On October 14th, CSC researcher Xiangyun Li (VUB) successfully defended her PhD entitled:
Language maintenance in a highly multilingual context: A case study of Chinese communities in Brussels
Supervisor: Prof. dr. Rik Vosters (VUB)
Congratulations, Dr. Li!
This doctoral dissertation sets out to investigate the maintenance of the immigrant heritage language and culture in Chinese communities in Brussels. Brussels is an officially French-Dutch bilingual city, yet in reality, it is profoundly and increasingly multilingual. Earlier research on the linguistic situation in Brussels has predominantly focused on the competing dominant languages, resulting in very limited scholarly and societal attention paid to smaller language communities. This study addresses this blind spot by exploring the language situation of one of the ‘forgotten’ or ‘overlooked’ immigrant minority language groups in multilingual Brussels, as well as the endeavors made and challenges faced by group members to retain their heritage language and culture in the Chinese diasporas.
Drawing on the theoretical framework of language ecology on the one hand, and language planning and policy on the other hand, this study discusses the issues involved in language maintenance, on the basis of the ethnographic data collected in the Chinese communities and two Chinese heritage language schools in Brussels. The dissertation is built around four case studies, centering around the processes and outcomes of Chinese heritage language and culture maintenance in a highly multilingual migration context and involving multiple agents (communities members, heritage language learners, educational practitioners, and immigrant parents) at multiple sites (communities, schools, and families). The first case study aims to construct a broad overview of self-reported language repertoires, proficiencies and practices in the Brussels Chinese communities. We investigate the linguistic profile of the communities members coming to Brussels at different periods and find evidence of a community-level language shift towards more complex multilingual repertoires, with an increased role for English and Mandarin, in tune with Brussels’ increasingly international and multilingual context. In the following case studies that were carried out in two Chinese community schools, we describe the beliefs and practices of educational practitioners and students concerning their teaching and learning of Chinese heritage language and culture. In the second case study, we took a language policy perspective to observe how the declared and perceived Mandarin-only policies are transformed and negotiated by educational practitioners and students into multilingual practiced policies at the institutional, classroom and individual levels to varying degrees. In the third case study that focuses on Chinese culture, we unveil how educational practitioners and students downplay the goal of maintaining Chinese culture, and paradoxically instrumentalize heritage culture to serve language teaching and learning in practice, while flexibly adapting Chinese culture to the specific diasporic context. In the final case study, with the focus upon the maintenance outside of the school context, we highlight the influence of family language policy developed by parents on the agency of the heritage language learners in maintaining Chinese language and culture, by exploring students’ relevant activities outside of the Chinese community schools and their general attitudes toward heritage languages and cultures.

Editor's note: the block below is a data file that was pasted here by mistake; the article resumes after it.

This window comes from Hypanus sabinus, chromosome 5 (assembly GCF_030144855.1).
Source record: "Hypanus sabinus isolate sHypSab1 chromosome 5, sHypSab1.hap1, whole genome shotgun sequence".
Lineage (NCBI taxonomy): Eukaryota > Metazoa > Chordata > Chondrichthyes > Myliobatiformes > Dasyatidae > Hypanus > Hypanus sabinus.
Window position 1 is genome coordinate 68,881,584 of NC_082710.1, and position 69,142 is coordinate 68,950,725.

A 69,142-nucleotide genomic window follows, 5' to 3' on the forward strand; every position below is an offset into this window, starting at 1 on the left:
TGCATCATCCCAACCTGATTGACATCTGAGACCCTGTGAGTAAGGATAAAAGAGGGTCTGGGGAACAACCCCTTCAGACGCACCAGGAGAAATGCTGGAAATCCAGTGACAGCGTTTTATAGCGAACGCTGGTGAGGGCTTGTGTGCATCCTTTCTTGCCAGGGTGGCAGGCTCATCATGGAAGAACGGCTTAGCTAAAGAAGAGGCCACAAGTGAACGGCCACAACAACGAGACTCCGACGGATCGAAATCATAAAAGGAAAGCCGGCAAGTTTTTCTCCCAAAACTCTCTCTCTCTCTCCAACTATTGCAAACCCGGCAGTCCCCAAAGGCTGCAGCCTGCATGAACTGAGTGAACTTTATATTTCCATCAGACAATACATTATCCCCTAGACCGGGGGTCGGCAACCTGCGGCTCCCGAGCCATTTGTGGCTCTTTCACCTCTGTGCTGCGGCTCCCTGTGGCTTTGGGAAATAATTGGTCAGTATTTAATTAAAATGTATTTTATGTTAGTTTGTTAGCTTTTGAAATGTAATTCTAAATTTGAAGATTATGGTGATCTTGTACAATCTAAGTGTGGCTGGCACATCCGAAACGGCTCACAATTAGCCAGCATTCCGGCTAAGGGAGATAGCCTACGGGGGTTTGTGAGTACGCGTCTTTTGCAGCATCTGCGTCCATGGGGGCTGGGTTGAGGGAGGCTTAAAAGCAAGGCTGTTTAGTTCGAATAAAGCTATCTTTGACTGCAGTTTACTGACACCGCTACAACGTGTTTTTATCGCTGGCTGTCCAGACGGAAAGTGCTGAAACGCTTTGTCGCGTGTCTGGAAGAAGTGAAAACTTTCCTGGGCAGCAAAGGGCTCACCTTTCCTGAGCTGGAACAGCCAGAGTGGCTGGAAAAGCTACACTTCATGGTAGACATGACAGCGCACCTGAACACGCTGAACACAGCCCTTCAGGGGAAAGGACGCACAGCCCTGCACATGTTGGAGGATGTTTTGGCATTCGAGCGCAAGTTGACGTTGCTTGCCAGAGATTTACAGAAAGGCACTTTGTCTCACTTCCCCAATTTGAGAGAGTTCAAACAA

In combining all of these angles and sources, this dissertation has revealed a complex interplay of structural forces and multiple stakeholders across spaces in the processes of maintaining Chinese immigrant heritage language and culture. We suggest that the benign mechanism for maintaining the heritage language and culture in a multilingual migration context is advanced through the joint efforts of the stakeholders in multi-faceted and multi-layered manners. We believe that this dissertation has shed important light on the maintenance of the Chinese language in a decidedly multilingual diasporic context and will serve as an invaluable point of reference for the research on language maintenance and shift more generally.